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He prepared for a week and got Band 8 – here’s how

Today I am happy to share with you some advice we received from two people with a high IELTS score (Band 8!). Our competition winners, Zachary from the Philippines and Elona from Romania sent a few important tips that may help you achieve a better score.

Zachary said:Band 8 in IELTS

“I am immensely grateful for this blog site. I only reviewed for a week so I never really expected to get a total band score of 8 and even 9 for the speaking part.

My study technique and strategy would involve a lot of test questions from The sample test questions that were sent to my e-mail really helped a lot.

Listening – listen, listen and listen! Practice, practice and practice! Scan the questions in advance then focus on them as you listen to the audio recording.

Reading – read, scan, skim and read more! Read the questions and go back to the article/literary piece and find the appropriate answer/s.

Writing – write and write more then time yourself! Practice writing based on the sample topics from I used the topics or subjects that are sent into my e-mail from IELTS-Blog and indeed, one of the topics that I practiced turned out to be the actual topic for my essay in part 2 of the writing test. A thesaurus and a dictionary may also come in handy as you check your practice work.

Speaking – speak in front of the mirror! Be courteous, be polite, be confident and provide appropriate response based on your experience in order to have a smooth flow of conversation. Find simple yet appropriate answers to the questions. Try to avoid complex sentences that you are not sure of using because it could lead to very long pauses and unnecessary fillers which could result in a lower score for the speaking test.

I hope all of you will get a band score of 9! Good luck!”

Elona said

“Your blog helped me a lot. Here’s some advice I would give to those sitting the exam:

The most important advice I could give to anyone sitting the exam is to be familiar with the test and the types of exercises. I actually used only preparation books for certain skills (Reading and Writing skills) and only in the last week solved practice tests.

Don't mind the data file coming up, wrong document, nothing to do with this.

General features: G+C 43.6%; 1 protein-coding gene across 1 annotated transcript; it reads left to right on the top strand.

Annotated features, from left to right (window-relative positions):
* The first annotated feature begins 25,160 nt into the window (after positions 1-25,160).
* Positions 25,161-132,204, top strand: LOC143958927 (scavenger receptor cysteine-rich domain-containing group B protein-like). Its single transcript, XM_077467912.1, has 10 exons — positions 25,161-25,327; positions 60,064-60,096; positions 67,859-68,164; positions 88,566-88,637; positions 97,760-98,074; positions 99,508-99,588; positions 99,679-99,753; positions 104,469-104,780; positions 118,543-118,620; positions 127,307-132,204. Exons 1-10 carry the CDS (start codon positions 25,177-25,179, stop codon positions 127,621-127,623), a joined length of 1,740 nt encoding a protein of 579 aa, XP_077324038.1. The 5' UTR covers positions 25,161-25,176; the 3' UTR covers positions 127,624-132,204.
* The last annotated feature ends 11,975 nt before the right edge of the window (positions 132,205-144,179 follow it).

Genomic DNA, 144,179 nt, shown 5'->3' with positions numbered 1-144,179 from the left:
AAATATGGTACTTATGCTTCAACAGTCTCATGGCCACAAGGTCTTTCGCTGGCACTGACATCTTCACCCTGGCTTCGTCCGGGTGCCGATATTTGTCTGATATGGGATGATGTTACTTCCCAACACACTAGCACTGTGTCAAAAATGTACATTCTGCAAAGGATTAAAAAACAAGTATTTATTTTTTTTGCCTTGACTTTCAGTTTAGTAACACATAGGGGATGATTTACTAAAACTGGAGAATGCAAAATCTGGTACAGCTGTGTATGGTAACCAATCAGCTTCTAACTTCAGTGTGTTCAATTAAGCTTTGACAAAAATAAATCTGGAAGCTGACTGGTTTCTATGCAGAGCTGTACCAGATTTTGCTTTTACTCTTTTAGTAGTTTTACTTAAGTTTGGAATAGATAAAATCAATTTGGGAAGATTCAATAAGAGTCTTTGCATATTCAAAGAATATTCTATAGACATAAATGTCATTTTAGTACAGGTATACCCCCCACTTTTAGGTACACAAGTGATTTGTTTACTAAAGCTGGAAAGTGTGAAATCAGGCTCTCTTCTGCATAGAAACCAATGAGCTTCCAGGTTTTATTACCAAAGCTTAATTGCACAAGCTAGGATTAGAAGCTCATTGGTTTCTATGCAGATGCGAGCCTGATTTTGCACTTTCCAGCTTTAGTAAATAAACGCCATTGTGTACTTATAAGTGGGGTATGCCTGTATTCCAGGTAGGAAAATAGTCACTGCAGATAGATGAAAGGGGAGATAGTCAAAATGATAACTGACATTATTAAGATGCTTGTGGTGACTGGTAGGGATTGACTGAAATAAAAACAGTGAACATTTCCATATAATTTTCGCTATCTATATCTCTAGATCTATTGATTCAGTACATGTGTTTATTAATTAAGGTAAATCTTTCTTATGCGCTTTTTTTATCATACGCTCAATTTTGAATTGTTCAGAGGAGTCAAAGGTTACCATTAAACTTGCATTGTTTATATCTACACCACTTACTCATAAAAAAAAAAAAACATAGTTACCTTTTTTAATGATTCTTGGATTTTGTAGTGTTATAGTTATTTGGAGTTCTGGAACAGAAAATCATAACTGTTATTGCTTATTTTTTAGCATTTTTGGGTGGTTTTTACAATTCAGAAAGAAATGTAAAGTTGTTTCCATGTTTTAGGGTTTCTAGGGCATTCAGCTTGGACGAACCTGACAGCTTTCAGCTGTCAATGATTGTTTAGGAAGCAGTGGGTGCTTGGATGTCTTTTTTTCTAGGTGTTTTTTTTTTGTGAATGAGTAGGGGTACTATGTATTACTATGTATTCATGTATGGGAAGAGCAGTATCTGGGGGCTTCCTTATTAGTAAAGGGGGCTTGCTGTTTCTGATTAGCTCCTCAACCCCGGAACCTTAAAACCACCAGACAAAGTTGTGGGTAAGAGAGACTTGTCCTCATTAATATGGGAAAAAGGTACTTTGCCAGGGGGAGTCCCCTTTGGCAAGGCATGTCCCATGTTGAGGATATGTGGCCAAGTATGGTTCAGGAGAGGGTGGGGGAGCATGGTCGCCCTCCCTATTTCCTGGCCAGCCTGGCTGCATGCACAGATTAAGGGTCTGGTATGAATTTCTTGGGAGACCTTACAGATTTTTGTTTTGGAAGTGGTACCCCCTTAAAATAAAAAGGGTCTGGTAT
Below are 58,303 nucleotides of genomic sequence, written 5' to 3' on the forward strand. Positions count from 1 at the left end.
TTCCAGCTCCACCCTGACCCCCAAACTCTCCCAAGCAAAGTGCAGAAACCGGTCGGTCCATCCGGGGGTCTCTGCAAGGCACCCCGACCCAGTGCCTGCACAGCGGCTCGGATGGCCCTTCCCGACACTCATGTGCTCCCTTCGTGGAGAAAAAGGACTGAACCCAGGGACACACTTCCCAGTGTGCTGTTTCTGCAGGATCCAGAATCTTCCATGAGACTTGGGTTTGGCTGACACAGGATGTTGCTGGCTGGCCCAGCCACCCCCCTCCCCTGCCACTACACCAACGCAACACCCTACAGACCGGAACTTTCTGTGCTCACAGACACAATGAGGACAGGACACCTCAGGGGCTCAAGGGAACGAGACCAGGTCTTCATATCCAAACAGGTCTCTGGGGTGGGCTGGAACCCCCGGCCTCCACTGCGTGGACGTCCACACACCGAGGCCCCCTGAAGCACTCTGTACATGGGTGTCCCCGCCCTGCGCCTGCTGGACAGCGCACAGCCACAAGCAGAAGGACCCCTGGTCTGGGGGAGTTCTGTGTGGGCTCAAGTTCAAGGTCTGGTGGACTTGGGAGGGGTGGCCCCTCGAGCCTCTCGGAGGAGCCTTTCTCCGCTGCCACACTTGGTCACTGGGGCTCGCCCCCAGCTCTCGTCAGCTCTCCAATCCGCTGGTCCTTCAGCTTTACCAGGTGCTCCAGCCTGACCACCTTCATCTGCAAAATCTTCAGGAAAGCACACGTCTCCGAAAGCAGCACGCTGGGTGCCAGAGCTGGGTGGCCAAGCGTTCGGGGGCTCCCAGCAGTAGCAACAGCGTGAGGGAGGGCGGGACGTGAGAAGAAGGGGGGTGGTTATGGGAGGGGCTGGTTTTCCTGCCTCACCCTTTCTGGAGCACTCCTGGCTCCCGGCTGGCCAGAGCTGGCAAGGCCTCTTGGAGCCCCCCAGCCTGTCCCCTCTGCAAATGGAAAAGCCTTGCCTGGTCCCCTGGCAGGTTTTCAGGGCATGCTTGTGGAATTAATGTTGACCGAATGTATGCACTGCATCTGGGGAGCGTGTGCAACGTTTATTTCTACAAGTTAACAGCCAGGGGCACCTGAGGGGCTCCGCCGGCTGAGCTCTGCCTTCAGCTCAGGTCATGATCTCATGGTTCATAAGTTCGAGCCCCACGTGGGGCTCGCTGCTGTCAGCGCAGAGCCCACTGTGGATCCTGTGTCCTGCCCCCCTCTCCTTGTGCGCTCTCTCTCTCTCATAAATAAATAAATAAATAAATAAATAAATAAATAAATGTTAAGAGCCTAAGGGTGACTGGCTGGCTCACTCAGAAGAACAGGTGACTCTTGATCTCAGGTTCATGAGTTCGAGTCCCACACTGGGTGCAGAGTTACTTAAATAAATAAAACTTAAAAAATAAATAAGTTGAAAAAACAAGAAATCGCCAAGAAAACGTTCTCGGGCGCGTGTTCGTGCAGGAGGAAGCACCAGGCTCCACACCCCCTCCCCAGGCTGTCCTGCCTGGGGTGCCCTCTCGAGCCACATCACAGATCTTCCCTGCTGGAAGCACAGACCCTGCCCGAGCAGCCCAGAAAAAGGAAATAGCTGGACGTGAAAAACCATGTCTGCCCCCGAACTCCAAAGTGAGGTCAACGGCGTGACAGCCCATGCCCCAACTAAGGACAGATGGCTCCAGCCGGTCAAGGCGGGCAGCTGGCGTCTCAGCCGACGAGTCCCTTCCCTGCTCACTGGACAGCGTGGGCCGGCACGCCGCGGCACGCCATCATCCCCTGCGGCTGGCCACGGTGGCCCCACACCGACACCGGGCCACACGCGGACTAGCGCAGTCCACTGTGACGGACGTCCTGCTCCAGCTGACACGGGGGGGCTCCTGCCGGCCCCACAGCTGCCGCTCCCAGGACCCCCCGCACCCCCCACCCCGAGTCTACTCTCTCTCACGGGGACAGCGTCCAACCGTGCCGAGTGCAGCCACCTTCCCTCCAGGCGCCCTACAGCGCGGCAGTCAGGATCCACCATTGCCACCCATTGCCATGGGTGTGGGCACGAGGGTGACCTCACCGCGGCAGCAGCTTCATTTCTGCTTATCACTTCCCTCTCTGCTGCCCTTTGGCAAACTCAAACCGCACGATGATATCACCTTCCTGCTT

Second of all, it’s important to be prepared. This does not necessary mean you need to practice day and night for a few months, but rather work for at least 30 minutes in the last month and a half – of course, the time you need depends on your English level and the score you’re aiming to achieve.

Also, it’s very important to know what are your strengths and your weak points. Personally, before starting to prepare for the test, I was very scared by the Reading part. So, I began my preparation exactly with this part. I think it was a good strategy, because eventually my highest score was in Reading.

Additionally, try to practice as much as possible for the Speaking part. You’re likely to be emotional at the interview, so being comfortable speaking in English is vital. It would be great if you could ask a native speaker of the language to help you, or at least someone who knows English better than you. Use the exercises from the IELTS blog, they are exactly the type of questions you’ll have in your test. And do not memorize any answer by heart -you’ll be too nervous to remember it then.

Finally, write as many essays as possible to become fluent in expressing your ideas and remember that you have a time limit. It’s best to stick to it, because the last thing you need during the test is to panic about not having enough time – it can be very tricky. Again, the exercises forms the IELTS blog are great for helping you with this part. Good luck!”

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